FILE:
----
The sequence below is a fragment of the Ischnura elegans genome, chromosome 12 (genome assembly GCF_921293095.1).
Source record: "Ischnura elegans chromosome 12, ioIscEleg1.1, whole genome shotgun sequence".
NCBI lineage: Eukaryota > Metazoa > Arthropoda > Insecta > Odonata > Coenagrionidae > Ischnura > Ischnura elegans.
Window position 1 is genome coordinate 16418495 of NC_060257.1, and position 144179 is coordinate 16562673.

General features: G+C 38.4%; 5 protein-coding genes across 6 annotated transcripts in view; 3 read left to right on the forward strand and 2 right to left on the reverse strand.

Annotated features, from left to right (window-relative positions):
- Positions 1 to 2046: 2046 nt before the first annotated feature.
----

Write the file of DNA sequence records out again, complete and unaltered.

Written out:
The sequence below is a fragment of the Ischnura elegans genome, chromosome 12 (genome assembly GCF_921293095.1).
Source record: "Ischnura elegans chromosome 12, ioIscEleg1.1, whole genome shotgun sequence".
NCBI lineage: Eukaryota > Metazoa > Arthropoda > Insecta > Odonata > Coenagrionidae > Ischnura > Ischnura elegans.
Window position 1 is genome coordinate 16418495 of NC_060257.1, and position 144179 is coordinate 16562673.

General features: G+C 38.4%; 5 protein-coding genes across 6 annotated transcripts in view; 3 read left to right on the forward strand and 2 right to left on the reverse strand.

Annotated features, from left to right (window-relative positions):
- Positions 1 to 2046: 2046 nt before the first annotated feature.